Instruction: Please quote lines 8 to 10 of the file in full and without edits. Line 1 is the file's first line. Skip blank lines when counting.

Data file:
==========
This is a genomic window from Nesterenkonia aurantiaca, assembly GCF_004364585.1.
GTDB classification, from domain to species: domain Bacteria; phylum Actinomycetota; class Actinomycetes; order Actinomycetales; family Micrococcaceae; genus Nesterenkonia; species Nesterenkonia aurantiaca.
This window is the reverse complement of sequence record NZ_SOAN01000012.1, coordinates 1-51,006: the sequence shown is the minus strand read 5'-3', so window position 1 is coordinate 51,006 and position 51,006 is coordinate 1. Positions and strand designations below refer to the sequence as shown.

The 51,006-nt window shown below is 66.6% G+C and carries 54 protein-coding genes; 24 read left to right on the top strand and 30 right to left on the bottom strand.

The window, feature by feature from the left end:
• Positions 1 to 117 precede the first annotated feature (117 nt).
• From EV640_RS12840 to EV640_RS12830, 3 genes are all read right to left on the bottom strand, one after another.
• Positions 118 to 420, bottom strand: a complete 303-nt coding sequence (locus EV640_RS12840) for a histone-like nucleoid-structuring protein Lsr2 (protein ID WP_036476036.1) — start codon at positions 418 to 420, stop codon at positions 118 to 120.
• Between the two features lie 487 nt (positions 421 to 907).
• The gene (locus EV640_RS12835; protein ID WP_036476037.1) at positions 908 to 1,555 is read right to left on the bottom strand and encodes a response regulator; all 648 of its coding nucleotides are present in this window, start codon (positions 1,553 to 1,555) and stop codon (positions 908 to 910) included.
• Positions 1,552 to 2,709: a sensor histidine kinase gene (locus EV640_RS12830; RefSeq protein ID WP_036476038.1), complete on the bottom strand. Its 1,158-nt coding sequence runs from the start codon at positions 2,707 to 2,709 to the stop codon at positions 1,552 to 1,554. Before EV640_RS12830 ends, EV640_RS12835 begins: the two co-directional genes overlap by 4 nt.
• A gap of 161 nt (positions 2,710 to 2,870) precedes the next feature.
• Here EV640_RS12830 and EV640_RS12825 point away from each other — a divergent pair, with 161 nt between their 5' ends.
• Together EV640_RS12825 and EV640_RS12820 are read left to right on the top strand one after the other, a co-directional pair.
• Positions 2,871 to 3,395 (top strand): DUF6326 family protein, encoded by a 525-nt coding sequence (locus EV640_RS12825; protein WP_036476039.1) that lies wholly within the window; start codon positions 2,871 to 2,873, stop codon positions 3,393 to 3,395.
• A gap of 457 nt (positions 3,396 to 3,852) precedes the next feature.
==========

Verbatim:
• Positions 118 to 420, bottom strand: a complete 303-nt coding sequence (locus EV640_RS12840) for a histone-like nucleoid-structuring protein Lsr2 (protein ID WP_036476036.1) — start codon at positions 418 to 420, stop codon at positions 118 to 120.
• Between the two features lie 487 nt (positions 421 to 907).
• The gene (locus EV640_RS12835; protein ID WP_036476037.1) at positions 908 to 1,555 is read right to left on the bottom strand and encodes a response regulator; all 648 of its coding nucleotides are present in this window, start codon (positions 1,553 to 1,555) and stop codon (positions 908 to 910) included.